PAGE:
Tag Archives: Europe


The European Odyssey: Gaelic Football

Posted by on July 7th, 2008

Cork, Ireland — Today is a good day.  This may be the first blog I am writing that will be semi comprehensible, because I’m not writing at one in the morning. The original plan was to head to Blarney Castle today but things changed. After talking to Fidel this morning (Fidel is the older Irishman in the reception with an affinity for all things Castro) we found out that the city of Cork was playing the city of Kerry in a final round of Gaelic Football.

Gaelic Football can only be explained as American football, meets soccer, meets basketball, meets rugby. It is one of the most brutal sports you can imagine.  Two teams play on a soccer field with what appears to be a volley ball.  You may dribble, carry, kick, or head butt the ball. You get 1 point for getting the ball between a pair of goal post and three points for getting it in a soccer goal that is set in the middle of the goal post.

While you can’t use hands you may batter your opponents with almost every other part of your body as long as they have the ball. The ball stays in play through almost the entire game, even when a player is receiving medical treatment on the field. Oh… and did I mention that the only padding they wear is gloves?

We decided that we would root for Cork’s team (Corcaigh) for two reasons; first because they were the underdogs, and second because we were in Cork and didn’t want to get beat up. We walked almost two miles in the pouring rain, all the way debating whether or not this was a good idea.  When we got to Páirc Uí Chaoimh, Corks main stadium we found out the tickets were €15 instead of the €10 euro Fidel had told us. 

We still pressed ahead. Halfway through the game things were not looking good. Cork was down 3 to 9 and the crowd had become a grumbling, swearing, mass of put off Irish. I had a Kerry fan standing behind me and I was looking for an exit should a brawl break out. The halftime show was a young girls Gaelic Football match and a sheet of raindrops so big that they actually hurt when they hit you.

After the halftime Cork reentered the field and as almost a sign from above the rain stopped and the sun burst through the clouds. Corcaigh could not be stopped. Brutal play after brutal play, the crowd was wild with excitement and cheers. Final Cork tied Kerry at 11 to 11.  A few more moments and Cork had taken the lead, the crowd burst into an uproar and we did too. By the time the game ended half of the crowd was already at the gates or climbing the fence, ready to rush the field and congratulate their team. This has to be one of the early highlights of the trip.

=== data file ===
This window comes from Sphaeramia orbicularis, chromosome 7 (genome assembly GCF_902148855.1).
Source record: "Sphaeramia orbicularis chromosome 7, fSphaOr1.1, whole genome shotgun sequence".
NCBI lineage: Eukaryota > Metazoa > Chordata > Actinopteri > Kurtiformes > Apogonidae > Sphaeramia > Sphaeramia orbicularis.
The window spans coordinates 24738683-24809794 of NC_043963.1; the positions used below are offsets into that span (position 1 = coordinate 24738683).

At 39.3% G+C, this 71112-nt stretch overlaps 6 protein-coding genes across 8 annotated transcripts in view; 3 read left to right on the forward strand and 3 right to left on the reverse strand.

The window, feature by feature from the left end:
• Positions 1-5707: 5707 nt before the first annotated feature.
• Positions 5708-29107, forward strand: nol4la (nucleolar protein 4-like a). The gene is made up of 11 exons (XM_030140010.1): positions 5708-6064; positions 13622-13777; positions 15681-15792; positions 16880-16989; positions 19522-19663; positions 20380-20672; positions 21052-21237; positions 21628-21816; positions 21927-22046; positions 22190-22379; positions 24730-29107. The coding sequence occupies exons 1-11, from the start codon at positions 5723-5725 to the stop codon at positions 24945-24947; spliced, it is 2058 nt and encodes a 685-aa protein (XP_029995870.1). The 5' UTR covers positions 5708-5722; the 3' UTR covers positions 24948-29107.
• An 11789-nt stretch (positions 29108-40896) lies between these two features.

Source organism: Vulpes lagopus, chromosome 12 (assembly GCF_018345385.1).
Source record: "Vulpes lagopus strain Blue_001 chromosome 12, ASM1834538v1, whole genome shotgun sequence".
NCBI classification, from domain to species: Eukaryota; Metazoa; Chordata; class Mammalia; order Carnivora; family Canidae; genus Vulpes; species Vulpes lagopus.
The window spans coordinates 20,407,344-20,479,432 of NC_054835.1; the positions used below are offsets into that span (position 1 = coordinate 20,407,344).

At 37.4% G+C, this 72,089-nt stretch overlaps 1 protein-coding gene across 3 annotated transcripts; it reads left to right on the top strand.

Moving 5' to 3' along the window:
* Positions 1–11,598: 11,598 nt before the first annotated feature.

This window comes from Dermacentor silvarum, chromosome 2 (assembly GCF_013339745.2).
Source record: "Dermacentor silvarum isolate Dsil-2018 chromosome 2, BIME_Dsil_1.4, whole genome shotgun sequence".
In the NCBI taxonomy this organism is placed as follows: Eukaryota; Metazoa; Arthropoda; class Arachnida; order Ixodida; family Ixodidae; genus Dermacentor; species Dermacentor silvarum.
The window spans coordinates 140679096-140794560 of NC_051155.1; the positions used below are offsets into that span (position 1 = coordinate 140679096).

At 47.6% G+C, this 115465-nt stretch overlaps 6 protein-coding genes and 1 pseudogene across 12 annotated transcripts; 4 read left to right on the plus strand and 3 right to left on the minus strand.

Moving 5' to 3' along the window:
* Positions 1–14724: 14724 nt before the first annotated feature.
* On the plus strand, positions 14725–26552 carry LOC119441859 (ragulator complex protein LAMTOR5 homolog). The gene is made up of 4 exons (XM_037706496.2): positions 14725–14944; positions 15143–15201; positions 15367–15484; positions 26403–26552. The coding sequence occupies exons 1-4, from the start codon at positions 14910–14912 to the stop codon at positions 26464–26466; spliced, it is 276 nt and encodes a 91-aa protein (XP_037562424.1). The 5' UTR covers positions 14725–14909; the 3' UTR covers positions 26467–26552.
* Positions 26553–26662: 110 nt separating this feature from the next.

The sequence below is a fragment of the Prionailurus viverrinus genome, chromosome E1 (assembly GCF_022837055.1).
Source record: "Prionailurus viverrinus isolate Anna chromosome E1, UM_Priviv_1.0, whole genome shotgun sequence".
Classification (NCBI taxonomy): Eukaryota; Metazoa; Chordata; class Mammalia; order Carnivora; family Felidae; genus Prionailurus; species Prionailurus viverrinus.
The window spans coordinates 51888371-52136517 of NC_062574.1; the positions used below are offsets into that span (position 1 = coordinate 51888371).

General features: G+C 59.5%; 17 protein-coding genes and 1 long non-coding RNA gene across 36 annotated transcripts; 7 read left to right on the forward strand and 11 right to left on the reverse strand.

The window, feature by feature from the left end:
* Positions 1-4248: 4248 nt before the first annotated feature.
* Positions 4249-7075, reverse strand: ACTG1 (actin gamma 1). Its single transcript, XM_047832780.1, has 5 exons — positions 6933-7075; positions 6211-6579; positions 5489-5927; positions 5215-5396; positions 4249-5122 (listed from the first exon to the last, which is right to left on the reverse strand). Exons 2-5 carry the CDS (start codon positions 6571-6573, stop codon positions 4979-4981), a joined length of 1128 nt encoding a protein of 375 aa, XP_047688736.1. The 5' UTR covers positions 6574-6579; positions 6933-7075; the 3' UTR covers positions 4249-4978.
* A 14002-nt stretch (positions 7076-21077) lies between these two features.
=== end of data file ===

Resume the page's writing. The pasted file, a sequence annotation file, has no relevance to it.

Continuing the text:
The European Odyssey: The People’s Republic of Cork

Posted by on July 5th, 2008

Cork, Ireland —There have long been havens of socialism in the world; Russia, Cuba, China, and… Cork?  The Peoples Republic of Cork is another name for Cork city in southern Ireland. Apparently the idea of The People’s Republic of Cork (TPRC) was started by “some guy”, according to our hostel keep.

This “guy” started making t-shirts featuring the words TPRC and various communist propaganda style icons.  It became popular and evolved in to a website that is a library of Cork-isms. According to the hostel keep, the county of cork has always been very nationalist.  Nationalism in Ireland is much different then it is in the US.  Nationalism in Ireland is a sort of liberal socialism.

I felt this was a good story to accompany my photos of Irish graffiti.  Ireland’s particular style of graffiti has a unique branch of stenciling. The graffiti in Ireland is often of the political bent and bears the scars of the war for independence.  It is odd to remember that we are in Ireland just a few years after gun fights would break out in the streets between the IRA and the police.  I thought I would include these photos not only because I find theme artistically pleasing but because they are also an interesting look at the culture of Ireland.



The European Odyssey Day 3-4: Ireland

Posted by on July 5th, 2008

Cork, Ireland — I hate to give into stereotypes but it’s true the Irish drink like fish and are the friendliest people on earth.  We landed at the ferry port and took a bus into Dublin.  We checked into our hostel and noticed a completely different atmosphere from London; friendly people who wanted to talk to you and a completely relaxed environment.

We headed down to the local pub and had some of the most delicious beef stew that I have ever had. The hostel is the kind of hostel that has all night reggae parties and the beer flows like water… come to think of it there is most likely more beer then water. So far there are only nice drunks.  I have learned that there are a few general categories when it comes to travel. One of those categories are people who can’t drink in there own country so come to Europe to get wasted.  I can’t tell you enough about how glad I am that we are not in that category. The drunks are tolerable except when the stumble into your room at three in the morning and shine a light on your face looking for there bed.

The atmosphere in Dublin is such that there is almost nothing to do but drink, even the main tourist attractions are breweries, on our first day in Cork the atmosphere seems much better and the country side is right outside your door.  The train ride was beautiful.  The Irish country side is one of the most amazing things that I have seen in my life. We met up with a guy named Tom who traveled with us from Dublin.  He is a well of historic knowledge and a great guy to hang out with. Meeting people while traveling may be one of the best parts about this life.  I’m still having a great time and finally beat the jet lag.


The European Odyssey Day 1.2: After the nap

Posted by on July 4th, 2008

I felt that that London deserved a second blog after my nap.  We slept for around two hours but it felt like the next day when we awoke.  We were still dead tired and the hostel was a muggy as a swamp. We were planning on staying in this hostel when we came back but now I think we are going to opt for one with an air conditioner.